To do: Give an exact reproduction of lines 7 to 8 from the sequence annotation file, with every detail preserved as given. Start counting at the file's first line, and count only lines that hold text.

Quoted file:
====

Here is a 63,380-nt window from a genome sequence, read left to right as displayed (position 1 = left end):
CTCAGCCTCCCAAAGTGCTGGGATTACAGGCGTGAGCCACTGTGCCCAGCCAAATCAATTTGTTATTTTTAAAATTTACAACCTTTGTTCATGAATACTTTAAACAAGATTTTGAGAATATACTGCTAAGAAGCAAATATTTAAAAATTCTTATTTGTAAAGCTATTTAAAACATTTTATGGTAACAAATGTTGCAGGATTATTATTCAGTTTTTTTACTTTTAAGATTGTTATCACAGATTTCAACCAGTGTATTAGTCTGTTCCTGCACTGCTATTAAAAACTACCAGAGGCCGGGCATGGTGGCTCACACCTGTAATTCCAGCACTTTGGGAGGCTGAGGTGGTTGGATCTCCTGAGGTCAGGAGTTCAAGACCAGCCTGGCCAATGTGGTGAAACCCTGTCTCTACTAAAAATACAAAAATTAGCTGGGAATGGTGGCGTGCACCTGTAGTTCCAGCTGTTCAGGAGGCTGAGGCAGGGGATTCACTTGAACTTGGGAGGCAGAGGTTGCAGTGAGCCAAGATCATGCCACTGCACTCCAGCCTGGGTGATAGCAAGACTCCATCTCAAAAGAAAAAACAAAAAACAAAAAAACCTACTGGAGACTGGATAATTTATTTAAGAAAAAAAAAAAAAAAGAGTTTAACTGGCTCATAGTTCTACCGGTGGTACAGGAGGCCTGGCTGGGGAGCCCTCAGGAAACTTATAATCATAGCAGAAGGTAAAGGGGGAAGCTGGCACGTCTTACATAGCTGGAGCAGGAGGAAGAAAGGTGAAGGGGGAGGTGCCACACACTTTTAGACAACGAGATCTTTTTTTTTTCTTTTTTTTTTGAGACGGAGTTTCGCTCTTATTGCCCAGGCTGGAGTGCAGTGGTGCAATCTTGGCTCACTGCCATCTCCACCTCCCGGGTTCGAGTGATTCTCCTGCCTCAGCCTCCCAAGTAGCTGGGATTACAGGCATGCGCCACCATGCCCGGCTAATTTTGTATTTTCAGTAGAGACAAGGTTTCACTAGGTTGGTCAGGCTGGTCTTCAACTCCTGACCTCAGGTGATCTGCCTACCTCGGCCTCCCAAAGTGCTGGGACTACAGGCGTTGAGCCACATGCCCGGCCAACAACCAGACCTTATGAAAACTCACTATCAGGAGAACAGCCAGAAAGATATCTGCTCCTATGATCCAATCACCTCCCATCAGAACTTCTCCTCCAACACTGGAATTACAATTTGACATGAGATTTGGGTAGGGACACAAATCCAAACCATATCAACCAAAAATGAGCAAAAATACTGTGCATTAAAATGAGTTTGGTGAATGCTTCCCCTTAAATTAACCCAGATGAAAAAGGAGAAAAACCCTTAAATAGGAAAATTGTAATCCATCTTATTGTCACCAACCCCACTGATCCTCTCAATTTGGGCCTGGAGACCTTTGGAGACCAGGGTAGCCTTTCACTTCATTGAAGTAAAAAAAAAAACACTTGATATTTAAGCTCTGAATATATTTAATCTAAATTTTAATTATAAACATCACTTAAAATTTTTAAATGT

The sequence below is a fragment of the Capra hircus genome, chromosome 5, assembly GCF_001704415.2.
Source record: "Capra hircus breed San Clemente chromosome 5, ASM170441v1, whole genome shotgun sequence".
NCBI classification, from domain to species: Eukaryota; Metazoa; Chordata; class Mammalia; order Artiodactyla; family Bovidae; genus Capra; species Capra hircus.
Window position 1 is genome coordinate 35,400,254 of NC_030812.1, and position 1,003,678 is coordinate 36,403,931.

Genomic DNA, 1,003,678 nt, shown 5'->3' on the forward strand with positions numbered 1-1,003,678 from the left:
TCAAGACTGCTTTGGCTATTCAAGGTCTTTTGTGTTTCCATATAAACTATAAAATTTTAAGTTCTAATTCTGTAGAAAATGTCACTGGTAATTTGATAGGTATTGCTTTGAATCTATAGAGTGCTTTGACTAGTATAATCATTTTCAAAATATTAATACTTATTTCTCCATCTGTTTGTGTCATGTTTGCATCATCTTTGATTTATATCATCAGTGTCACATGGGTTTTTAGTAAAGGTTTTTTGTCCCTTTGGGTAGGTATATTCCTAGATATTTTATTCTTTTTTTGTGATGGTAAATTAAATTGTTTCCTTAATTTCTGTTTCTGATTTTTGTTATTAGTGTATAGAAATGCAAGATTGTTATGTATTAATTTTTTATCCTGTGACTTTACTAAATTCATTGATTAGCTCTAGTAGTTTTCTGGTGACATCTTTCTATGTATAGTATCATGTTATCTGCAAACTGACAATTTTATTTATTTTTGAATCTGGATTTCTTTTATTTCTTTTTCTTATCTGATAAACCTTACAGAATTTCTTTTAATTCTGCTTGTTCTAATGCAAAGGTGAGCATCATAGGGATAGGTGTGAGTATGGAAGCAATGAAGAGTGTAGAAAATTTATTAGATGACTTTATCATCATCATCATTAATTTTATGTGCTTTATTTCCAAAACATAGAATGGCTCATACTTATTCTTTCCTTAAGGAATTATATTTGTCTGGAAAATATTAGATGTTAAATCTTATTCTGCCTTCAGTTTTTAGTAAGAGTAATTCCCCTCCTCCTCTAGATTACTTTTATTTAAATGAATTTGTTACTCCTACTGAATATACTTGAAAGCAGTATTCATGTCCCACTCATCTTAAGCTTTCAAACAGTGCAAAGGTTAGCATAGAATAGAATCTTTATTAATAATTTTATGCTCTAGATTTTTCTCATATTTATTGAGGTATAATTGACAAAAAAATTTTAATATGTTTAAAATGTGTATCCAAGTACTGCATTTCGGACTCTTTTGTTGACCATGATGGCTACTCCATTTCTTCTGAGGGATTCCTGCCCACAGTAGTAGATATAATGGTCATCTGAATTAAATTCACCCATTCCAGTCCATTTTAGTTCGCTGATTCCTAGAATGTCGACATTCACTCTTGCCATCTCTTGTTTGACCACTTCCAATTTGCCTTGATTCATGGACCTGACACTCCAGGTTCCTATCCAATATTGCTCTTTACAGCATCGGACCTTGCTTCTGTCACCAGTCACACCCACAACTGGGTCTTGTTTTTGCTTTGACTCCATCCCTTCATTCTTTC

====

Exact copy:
Genomic DNA, 1,003,678 nt, shown 5'->3' on the forward strand with positions numbered 1-1,003,678 from the left:
TCAAGACTGCTTTGGCTATTCAAGGTCTTTTGTGTTTCCATATAAACTATAAAATTTTAAGTTCTAATTCTGTAGAAAATGTCACTGGTAATTTGATAGGTATTGCTTTGAATCTATAGAGTGCTTTGACTAGTATAATCATTTTCAAAATATTAATACTTATTTCTCCATCTGTTTGTGTCATGTTTGCATCATCTTTGATTTATATCATCAGTGTCACATGGGTTTTTAGTAAAGGTTTTTTGTCCCTTTGGGTAGGTATATTCCTAGATATTTTATTCTTTTTTTGTGATGGTAAATTAAATTGTTTCCTTAATTTCTGTTTCTGATTTTTGTTATTAGTGTATAGAAATGCAAGATTGTTATGTATTAATTTTTTATCCTGTGACTTTACTAAATTCATTGATTAGCTCTAGTAGTTTTCTGGTGACATCTTTCTATGTATAGTATCATGTTATCTGCAAACTGACAATTTTATTTATTTTTGAATCTGGATTTCTTTTATTTCTTTTTCTTATCTGATAAACCTTACAGAATTTCTTTTAATTCTGCTTGTTCTAATGCAAAGGTGAGCATCATAGGGATAGGTGTGAGTATGGAAGCAATGAAGAGTGTAGAAAATTTATTAGATGACTTTATCATCATCATCATTAATTTTATGTGCTTTATTTCCAAAACATAGAATGGCTCATACTTATTCTTTCCTTAAGGAATTATATTTGTCTGGAAAATATTAGATGTTAAATCTTATTCTGCCTTCAGTTTTTAGTAAGAGTAATTCCCCTCCTCCTCTAGATTACTTTTATTTAAATGAATTTGTTACTCCTACTGAATATACTTGAAAGCAGTATTCATGTCCCACTCATCTTAAGCTTTCAAACAGTGCAAAGGTTAGCATAGAATAGAATCTTTATTAATAATTTTATGCTCTAGATTTTTCTCATATTTATTGAGGTATAATTGACAAAAAAATTTTAATATGTTTAAAATGTGTATCCAAGTACTGCATTTCGGACTCTTTTGTTGACCATGATGGCTACTCCATTTCTTCTGAGGGATTCCTGCCCACAGTAGTAGATATAATGGTCATCTGAATTAAATTCACCCATTCCAGTCCATTTTAGTTCGCTGATTCCTAGAATGTCGACATTCACTCTTGCCATCTCTTGTTTGACCACTTCCAATTTGCCTTGATTCATGGACCTGACACTCCAGGTTCCTATCCAATATTGCTCTTTACAGCATCGGACCTTGCTTCTGTCACCAGTCACACCCACAACTGGGTCTTGTTTTTGCTTTGACTCCATCCCTTCATTCTTTC